As for batteries, the S9900W uses four AA batteries instead of rechargeable lithium-ion. The idea is that cameras like the S9900W are ideal for travel, and it’s much easier to find batteries or carry some spare than seeking out a power outlet, especially when abroad.
The camera is available in black, red, or white.
The camera comes with four AA alkaline batteries, USB cable, strap, lens cap, owner’s manual, and a CD containing viewing software.
Fujifilm covers the S9900W with an industry-standard one-year limited warranty. More details can be found here.
Performance and use
It’s funny that bridge cameras are designed to mimic DSLRs. Despite the mode dials and advanced shooting modes and functions, most, like the S9900W, are point-and-shoot cameras in performance and use. But the DSLR form factor makes sense: When you have a zoom this long, having a nice, big grip for your right hand and a place to cradle the lens with your left allows for extra stability (we advise against one-handed operation). Overall, the camera has a nice feel, although it lacks the weather resistance of the FinePix S1.
One annoying feature is the lens cap. It doesn’t latch on to the lens properly and it easily pops off. Being that the lens is the camera’s most important feature, Fujifilm needs to design a better cap to protect it.
The user for this type of camera will most likely leave it in automatic or Scene Recognition (landscape, night, macro, night portrait, backlit portrait). But for those who have a basic understanding of advanced shooting modes, the ability to go into aperture priority, shutter priority, or full manual is handy. However, we would have liked to see a better user interface that allows for faster settings changes; the Fn button only lets you adjust ISO, white balance, image quality, and a few others, but not shutter speed, aperture speed, or exposure compensation. The camera doesn’t shoot uncompressed RAW, but ISO goes up to 12,800 (not that you should ever need to go that high; we kept it at 400 or lower) and has a continuous shooting mode of 10 frames per second.
For its target user, the S9900W is fairly easy to operate, and the substantial form-factor makes it reassuring to hold onto. There are few buttons – none would confuse anyone who’s used a basic camera before. The forward position of the shutter button also makes it easy to press. It’s heavy due to the lens, but it’s a tradeoff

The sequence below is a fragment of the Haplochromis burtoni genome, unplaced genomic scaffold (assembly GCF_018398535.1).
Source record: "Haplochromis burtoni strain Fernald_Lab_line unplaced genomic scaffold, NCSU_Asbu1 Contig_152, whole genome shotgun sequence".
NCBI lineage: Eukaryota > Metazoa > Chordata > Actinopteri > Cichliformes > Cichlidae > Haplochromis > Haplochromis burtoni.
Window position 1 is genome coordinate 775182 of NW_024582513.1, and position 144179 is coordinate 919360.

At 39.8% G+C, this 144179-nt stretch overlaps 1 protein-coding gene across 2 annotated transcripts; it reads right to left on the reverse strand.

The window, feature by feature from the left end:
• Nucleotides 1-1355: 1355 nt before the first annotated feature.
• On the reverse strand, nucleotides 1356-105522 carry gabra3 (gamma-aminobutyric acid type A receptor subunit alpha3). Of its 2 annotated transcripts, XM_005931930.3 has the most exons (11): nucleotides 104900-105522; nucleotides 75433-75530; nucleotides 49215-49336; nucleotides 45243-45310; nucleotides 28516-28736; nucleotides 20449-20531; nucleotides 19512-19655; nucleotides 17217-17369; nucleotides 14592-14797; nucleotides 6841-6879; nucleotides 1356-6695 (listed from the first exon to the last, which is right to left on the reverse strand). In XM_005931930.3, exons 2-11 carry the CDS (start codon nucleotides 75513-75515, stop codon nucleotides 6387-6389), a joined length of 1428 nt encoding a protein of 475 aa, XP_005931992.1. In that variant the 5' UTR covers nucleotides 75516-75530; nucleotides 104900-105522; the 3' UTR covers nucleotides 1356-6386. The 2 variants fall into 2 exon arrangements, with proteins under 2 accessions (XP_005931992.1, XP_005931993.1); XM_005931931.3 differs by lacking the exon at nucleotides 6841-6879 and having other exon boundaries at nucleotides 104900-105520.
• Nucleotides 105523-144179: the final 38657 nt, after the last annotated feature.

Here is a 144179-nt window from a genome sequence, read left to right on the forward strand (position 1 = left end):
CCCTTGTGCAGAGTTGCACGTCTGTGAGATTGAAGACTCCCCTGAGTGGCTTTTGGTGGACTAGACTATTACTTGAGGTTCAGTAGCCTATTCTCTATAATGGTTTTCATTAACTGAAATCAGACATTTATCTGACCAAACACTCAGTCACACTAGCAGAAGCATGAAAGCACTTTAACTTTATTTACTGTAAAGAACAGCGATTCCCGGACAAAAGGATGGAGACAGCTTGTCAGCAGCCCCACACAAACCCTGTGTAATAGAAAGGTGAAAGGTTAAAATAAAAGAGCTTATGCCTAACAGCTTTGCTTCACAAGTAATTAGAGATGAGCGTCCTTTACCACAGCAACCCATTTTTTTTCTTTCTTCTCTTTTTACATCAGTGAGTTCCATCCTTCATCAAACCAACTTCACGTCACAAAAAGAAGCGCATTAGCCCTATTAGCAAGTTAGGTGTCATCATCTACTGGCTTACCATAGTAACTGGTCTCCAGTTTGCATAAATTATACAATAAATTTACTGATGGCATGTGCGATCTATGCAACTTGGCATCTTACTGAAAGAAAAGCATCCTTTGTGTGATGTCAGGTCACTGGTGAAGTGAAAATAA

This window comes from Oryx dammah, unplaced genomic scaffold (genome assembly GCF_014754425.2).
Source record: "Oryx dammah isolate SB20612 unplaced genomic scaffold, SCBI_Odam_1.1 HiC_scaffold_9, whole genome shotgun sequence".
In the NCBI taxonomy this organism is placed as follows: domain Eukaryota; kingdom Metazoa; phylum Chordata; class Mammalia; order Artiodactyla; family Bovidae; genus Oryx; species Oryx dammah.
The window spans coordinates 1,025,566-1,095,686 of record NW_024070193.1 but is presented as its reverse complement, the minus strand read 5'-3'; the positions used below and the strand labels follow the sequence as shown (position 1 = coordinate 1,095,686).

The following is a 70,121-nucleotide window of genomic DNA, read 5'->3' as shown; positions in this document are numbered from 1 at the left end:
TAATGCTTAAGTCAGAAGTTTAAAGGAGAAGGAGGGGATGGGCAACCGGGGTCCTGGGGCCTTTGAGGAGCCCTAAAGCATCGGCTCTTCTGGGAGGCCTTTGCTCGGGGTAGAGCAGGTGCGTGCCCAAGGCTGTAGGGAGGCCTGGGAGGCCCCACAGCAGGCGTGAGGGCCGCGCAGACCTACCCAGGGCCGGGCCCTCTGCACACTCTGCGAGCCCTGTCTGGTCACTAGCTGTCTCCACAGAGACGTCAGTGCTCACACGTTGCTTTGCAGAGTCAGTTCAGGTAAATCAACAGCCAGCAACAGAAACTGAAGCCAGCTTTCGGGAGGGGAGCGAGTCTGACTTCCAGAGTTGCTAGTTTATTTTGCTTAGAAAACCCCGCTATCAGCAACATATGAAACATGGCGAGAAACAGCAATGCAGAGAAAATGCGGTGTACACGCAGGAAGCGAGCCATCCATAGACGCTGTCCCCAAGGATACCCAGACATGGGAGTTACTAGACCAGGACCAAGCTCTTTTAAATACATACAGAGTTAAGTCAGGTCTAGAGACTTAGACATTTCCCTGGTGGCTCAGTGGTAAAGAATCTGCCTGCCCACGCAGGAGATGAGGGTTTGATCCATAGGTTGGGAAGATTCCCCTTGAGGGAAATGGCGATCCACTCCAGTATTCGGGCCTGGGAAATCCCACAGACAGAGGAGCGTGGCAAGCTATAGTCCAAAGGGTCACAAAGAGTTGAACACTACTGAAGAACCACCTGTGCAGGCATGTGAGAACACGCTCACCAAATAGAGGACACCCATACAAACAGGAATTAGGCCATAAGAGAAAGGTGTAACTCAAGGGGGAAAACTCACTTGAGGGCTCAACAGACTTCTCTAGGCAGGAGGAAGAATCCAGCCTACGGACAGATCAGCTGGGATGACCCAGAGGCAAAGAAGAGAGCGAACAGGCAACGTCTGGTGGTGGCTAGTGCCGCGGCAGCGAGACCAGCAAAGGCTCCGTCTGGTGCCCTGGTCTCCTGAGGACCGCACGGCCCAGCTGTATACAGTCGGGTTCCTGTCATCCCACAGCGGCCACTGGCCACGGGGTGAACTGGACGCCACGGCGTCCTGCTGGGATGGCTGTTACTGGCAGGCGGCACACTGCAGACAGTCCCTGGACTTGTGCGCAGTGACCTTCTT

Performance is decent, but focusing, lens zoom, burst (it shoots 10 fps, but it pauses to save them to the card), and some other features seemed slow. The camera’s target user may not agree, but if you’ve used one of the DSLRs it’s modeled after, you can’t help but feel a bit impatient.
But having that long lens is beneficial. Imagine zooming up close to your favorite ball player, all the way from the nosebleed seats, or recording a video of your kid’s dance recital from the back of auditorium because you got to the school late. As mentioned, we were able to get a close-up shot of faraway building. It does feel a bit Rear Windows voyeuristic when you accidentally zoom into someone’s home, but it’s more handy than nefarious.
The camera, at times, has issues grabbing focus, particularly at longer focal lengths.
However, as with all long-zoom cameras, it can get a bit unwieldy at full telephoto. The S9900W does have a feature that lets you quickly zoom out (using the side lever), to get a wider shot of what you’re framing, but it’s still easy to get lost at 50x. The image stabilization works very well, but it can only do so much to compensate; your hands will get tired eventually. If you anticipate shooting at full telephoto and you want your photos to come out as sharp as possible, bring along a tripod or set the camera on something steady. Pair the camera with your smartphone via Wi-Fi and control the camera remotely.
The camera, at times, has issues grabbing focus, particularly at longer focal lengths. Unlike the S1, however, there’s no manual focus option, so you’d have to rely on the autofocus. The camera has a focus lock function, where you can recompose your shot after the camera autofocuses onto a nearby object.